Former FBI director Robert Mueller III has released his investigative report on the NFL's handling and pursuit of evidence in the domestic violence case surrounding former Ravens star running back Ray Rice, concluding that the NFL didn't get an early look at the video of the incident.
NFL commissioner Roger Goodell wrote a memo to NFL employees following the release of former FBI director Robert Mueller III's investigative report into the pursuit and handling of evidence in former Ravens running back Ray Rice's domestic violence incident.
An M&T Bank Stadium worker told police that the Baltimore Ravens' director of security Darren Sanders groped and forced himself against her as she walked him through the building after a December home game, court documents show.
The phone call arrived late on a Saturday in February from a friend. The message delivered was shocking: star running back Ray Rice, one of the Ravens' most popular and community-oriented players, had been arrested.
I'm still trying to figure out what I was thinking the day the NFL announced that Ray Rice had been suspended for just two games for punching his then-fiance, Janay Palmer, and knocking her unconscious in an elevator in Atlantic City.
A newly released video shows the now-wife of NFL player Ray Rice trying to hug him shortly after he knocked her out cold at a casino in New Jersey. The video obtained by ABC News shows the couple in handcuffs immediately after the February elevator fight.
We sports fans let our emotions get the best of us and ignore the well-known realities of professional sports. The players that we deify are all too human. And the teams we love — the Orioles and the Ravens — are businesses that make decisions with a singular goal: profit for their owners.
Local sports fans already had taken a pair of body blows earlier this week with the departures of two Orioles stars. Now, they have to try and make sense of something that makes absolutely no sense at all.
Huddled around his wife and her parents in their New York home, former Ravens running back Ray Rice broke his silence for the first time since he was reinstated by the NFL from an indefinite suspension for violating the NFL personal-conduct policy.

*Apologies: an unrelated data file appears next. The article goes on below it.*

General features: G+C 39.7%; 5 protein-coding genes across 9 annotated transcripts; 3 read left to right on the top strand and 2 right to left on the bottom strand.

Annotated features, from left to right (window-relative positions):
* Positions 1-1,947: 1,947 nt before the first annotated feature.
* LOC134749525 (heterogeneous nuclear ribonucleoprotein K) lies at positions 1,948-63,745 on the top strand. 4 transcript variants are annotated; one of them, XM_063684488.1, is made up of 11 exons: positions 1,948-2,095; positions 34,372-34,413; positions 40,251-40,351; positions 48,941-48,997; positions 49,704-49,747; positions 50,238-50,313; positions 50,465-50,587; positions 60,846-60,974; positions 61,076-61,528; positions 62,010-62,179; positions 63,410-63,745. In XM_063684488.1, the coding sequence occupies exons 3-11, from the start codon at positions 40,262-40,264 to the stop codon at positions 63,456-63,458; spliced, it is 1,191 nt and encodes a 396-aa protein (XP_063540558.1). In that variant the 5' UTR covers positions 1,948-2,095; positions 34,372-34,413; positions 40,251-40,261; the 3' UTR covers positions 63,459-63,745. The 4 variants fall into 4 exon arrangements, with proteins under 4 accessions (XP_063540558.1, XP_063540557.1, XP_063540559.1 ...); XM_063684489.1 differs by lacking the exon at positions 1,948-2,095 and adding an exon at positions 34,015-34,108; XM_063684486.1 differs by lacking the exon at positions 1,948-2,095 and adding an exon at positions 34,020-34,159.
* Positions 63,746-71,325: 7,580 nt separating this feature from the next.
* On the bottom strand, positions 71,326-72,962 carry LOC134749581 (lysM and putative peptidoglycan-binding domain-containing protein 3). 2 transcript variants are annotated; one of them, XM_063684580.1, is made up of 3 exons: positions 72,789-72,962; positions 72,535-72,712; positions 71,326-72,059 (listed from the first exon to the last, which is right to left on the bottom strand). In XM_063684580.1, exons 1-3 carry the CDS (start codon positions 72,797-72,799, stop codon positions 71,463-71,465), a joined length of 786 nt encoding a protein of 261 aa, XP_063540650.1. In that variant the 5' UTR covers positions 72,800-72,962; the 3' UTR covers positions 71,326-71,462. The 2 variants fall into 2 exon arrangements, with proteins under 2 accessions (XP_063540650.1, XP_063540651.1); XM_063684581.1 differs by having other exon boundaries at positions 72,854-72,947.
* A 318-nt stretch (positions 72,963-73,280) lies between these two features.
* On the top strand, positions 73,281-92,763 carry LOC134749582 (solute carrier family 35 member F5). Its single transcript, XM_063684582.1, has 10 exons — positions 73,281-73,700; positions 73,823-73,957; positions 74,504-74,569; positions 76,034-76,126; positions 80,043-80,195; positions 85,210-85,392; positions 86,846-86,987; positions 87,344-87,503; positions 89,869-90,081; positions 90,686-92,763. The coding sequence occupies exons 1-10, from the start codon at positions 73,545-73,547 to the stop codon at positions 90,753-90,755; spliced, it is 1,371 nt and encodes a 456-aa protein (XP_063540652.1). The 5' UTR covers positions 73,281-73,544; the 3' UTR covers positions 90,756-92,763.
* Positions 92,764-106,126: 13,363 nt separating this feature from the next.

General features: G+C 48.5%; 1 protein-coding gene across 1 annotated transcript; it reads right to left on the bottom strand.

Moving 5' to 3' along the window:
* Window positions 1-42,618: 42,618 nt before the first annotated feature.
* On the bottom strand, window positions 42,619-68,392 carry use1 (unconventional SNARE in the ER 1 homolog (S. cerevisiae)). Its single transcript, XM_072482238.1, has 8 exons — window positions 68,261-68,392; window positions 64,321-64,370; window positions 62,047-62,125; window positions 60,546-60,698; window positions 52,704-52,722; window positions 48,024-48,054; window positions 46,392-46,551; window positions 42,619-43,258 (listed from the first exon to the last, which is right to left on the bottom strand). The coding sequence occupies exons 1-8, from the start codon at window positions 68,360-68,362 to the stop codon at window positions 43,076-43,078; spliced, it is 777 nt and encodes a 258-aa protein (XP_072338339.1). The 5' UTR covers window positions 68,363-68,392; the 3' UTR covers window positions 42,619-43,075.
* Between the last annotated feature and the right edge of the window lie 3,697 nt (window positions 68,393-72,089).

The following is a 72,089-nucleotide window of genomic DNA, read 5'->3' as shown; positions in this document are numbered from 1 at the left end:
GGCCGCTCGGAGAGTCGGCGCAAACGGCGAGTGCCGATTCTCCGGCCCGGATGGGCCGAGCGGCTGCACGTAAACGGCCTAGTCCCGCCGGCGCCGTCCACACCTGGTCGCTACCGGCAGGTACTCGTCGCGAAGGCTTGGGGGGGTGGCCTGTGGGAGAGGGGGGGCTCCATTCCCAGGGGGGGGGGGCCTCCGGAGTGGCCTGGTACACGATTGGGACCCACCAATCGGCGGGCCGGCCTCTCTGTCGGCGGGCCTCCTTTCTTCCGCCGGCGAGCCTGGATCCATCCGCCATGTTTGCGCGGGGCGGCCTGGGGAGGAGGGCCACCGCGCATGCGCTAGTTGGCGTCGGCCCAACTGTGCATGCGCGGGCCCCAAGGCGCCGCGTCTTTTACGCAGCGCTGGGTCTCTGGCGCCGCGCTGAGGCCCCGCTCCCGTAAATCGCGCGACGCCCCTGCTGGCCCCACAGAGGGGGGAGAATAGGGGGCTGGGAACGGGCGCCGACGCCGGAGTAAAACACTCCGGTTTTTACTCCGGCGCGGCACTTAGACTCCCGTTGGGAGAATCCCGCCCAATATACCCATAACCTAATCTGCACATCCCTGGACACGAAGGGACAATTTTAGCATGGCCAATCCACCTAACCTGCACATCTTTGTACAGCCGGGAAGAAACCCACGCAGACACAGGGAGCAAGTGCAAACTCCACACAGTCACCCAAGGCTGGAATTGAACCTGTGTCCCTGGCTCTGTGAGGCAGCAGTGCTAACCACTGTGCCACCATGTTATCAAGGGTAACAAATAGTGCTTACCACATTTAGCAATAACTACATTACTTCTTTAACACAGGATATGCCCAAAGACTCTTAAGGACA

During a lengthy interview on NBC's "Today" show with Matt Lauer, Janay Rice discussed a number of topics, including explaining why she apologized following her husband's high-profile domestic violence incident.
Ravens coach John Harbaugh declined to predict Monday whether Rice will be signed. Rice's $35 million contract was terminated by the Ravens in September when a graphic video surfaced of him knocking out Janay Palmer in a casino elevator.
Now that former Ravens running back Ray Rice has been reinstated by the NFL, sources with knowledge of the situation said that nothing concrete has developed quickly in terms of teams pursuing the three-time Pro Bowl runner.
As former Baltimore Ravens star Ray Rice tries to rehabilitate an image sullied by domestic violence — a crucial step in restarting his NFL career — branding experts and sports analysts say he faces a straightforward, yet imposing task: convincing the world that he's a changed man..
Ray Rice is eligible to return to NFL play after an arbitrator decreed Friday that league commissioner Roger Goodell had improperly punished the former Ravens running back twice for the same domestic violence offense.
Former Ravens running back Ray Rice's reinstatement to the NFL on Friday was an expected development for many fans in the area, who condemned the assault that resulted in Rice's release and suspension but said Rice was punished twice for the same offense and deserved a second chance.
Ray Rice's seven-year association with Baltimore won't really be over until another team signs him, but arbitrator Barbara S. Jones reinstated Rice on Friday after he missed 12 weeks of the 2014 season. Rice was suspended indefinitely by NFL commissioner Roger Goodell on Sept. 15.
There already is a lot of speculation about possible NFL destinations for newly reinstated Ray Rice, but where he ends up is anybody¿s guess, and what uniform he eventually wears is not particularly important in the greater scheme of things.
Though Ray Rice is now cleared to return to the NFL, there remains lingering doubt about whether any team will be interested in a 27-year-old running back who hasn't played in a game of any significance since last December.